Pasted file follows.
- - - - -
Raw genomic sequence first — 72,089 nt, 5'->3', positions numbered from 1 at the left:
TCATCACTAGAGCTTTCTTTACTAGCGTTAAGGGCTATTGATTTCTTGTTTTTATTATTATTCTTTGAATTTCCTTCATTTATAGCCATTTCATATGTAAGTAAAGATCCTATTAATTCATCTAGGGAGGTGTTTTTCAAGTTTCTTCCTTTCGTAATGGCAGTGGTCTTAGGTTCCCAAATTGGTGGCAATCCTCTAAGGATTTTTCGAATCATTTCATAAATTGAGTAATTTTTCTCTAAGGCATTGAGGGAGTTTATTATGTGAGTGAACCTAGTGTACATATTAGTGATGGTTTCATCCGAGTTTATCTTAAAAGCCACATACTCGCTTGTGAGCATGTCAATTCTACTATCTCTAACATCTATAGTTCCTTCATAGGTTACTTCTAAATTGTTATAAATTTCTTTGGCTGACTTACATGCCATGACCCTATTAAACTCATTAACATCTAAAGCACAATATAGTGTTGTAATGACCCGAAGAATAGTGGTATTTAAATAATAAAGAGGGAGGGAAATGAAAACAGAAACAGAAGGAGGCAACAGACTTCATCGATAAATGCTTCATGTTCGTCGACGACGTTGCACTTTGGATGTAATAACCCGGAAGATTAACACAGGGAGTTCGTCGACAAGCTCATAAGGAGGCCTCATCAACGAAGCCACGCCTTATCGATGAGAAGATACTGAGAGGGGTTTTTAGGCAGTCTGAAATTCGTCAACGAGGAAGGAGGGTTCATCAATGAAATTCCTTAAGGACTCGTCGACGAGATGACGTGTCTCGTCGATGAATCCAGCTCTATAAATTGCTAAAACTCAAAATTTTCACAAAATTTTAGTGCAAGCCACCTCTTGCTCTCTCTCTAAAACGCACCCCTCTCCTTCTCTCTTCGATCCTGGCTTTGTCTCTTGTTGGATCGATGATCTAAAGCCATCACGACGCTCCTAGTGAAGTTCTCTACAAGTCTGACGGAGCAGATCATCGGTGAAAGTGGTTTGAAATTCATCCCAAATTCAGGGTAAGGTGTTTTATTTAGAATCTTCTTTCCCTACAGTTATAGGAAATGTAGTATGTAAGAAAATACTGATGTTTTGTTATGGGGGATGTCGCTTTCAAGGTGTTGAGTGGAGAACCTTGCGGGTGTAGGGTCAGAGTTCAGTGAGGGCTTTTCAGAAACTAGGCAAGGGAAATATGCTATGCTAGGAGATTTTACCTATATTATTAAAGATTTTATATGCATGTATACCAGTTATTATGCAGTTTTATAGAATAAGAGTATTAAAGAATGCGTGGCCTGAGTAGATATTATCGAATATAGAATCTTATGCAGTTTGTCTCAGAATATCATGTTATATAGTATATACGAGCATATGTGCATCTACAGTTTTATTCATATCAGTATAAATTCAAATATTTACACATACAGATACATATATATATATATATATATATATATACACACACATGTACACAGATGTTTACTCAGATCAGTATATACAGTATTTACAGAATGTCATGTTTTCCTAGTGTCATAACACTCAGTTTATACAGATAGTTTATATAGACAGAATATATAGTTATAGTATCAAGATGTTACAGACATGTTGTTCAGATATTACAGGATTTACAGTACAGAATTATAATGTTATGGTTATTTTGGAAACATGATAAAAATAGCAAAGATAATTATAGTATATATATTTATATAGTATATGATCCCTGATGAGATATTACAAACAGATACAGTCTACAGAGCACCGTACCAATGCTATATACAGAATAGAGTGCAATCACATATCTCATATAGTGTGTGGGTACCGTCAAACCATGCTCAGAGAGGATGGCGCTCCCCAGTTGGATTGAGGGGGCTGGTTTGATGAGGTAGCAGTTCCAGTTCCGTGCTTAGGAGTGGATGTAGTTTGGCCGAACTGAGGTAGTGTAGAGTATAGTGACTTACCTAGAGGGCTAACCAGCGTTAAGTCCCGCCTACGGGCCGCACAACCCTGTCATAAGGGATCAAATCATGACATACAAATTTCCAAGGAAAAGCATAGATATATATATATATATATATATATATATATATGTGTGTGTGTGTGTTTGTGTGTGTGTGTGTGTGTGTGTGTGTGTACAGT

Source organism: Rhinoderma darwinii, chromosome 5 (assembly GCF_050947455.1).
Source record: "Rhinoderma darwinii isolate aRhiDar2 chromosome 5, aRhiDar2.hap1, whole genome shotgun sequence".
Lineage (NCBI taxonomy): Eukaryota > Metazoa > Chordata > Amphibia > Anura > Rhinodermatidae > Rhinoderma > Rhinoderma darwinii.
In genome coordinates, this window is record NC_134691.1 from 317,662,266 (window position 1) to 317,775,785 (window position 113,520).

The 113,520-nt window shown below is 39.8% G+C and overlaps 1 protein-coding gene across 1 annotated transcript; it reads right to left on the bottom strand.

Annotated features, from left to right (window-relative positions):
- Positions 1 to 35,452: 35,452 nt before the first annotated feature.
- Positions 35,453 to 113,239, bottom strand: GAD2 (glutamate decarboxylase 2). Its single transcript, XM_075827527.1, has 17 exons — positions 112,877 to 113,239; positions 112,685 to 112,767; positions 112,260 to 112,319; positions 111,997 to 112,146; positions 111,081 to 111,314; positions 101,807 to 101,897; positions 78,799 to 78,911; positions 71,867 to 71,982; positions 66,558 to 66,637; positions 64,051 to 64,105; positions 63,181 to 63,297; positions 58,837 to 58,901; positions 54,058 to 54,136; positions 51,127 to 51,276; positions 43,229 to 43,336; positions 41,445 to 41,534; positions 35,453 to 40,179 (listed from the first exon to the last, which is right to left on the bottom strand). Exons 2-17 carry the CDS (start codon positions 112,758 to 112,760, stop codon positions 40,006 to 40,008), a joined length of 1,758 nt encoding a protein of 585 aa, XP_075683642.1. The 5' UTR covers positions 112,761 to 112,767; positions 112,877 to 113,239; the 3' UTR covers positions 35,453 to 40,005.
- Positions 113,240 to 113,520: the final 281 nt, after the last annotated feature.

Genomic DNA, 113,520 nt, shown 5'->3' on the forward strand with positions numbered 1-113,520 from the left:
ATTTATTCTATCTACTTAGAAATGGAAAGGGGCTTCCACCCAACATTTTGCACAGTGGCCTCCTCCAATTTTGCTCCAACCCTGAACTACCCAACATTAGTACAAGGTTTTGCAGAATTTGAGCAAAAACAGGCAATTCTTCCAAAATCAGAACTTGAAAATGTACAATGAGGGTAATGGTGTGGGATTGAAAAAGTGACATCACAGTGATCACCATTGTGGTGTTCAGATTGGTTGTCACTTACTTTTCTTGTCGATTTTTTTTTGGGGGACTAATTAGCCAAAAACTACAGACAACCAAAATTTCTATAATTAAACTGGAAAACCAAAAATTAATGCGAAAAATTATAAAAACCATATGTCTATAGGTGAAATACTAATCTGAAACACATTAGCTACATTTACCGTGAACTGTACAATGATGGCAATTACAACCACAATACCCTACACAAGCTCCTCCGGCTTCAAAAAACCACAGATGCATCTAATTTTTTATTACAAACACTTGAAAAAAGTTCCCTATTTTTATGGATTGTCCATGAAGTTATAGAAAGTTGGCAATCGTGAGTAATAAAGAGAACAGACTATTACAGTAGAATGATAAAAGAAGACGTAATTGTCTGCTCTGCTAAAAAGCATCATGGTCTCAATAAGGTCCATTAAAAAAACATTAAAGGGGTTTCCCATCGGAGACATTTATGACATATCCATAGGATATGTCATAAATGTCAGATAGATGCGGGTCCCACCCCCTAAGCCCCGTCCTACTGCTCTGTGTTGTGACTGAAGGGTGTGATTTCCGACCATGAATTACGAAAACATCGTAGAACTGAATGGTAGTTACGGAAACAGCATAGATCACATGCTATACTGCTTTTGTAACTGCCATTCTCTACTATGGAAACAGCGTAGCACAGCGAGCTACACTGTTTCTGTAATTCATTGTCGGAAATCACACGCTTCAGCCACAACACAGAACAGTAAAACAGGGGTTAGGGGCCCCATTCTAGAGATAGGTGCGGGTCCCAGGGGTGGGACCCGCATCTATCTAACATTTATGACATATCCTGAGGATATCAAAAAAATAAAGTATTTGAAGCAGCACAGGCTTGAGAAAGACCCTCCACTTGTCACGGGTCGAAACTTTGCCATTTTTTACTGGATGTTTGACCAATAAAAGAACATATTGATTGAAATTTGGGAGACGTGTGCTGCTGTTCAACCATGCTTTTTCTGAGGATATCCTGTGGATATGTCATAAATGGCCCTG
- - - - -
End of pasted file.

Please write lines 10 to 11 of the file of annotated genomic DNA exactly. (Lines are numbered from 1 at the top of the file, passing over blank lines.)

- Positions 35,453 to 113,239, bottom strand: GAD2 (glutamate decarboxylase 2). Its single transcript, XM_075827527.1, has 17 exons — positions 112,877 to 113,239; positions 112,685 to 112,767; positions 112,260 to 112,319; positions 111,997 to 112,146; positions 111,081 to 111,314; positions 101,807 to 101,897; positions 78,799 to 78,911; positions 71,867 to 71,982; positions 66,558 to 66,637; positions 64,051 to 64,105; positions 63,181 to 63,297; positions 58,837 to 58,901; positions 54,058 to 54,136; positions 51,127 to 51,276; positions 43,229 to 43,336; positions 41,445 to 41,534; positions 35,453 to 40,179 (listed from the first exon to the last, which is right to left on the bottom strand). Exons 2-17 carry the CDS (start codon positions 112,758 to 112,760, stop codon positions 40,006 to 40,008), a joined length of 1,758 nt encoding a protein of 585 aa, XP_075683642.1. The 5' UTR covers positions 112,761 to 112,767; positions 112,877 to 113,239; the 3' UTR covers positions 35,453 to 40,005.
- Positions 113,240 to 113,520: the final 281 nt, after the last annotated feature.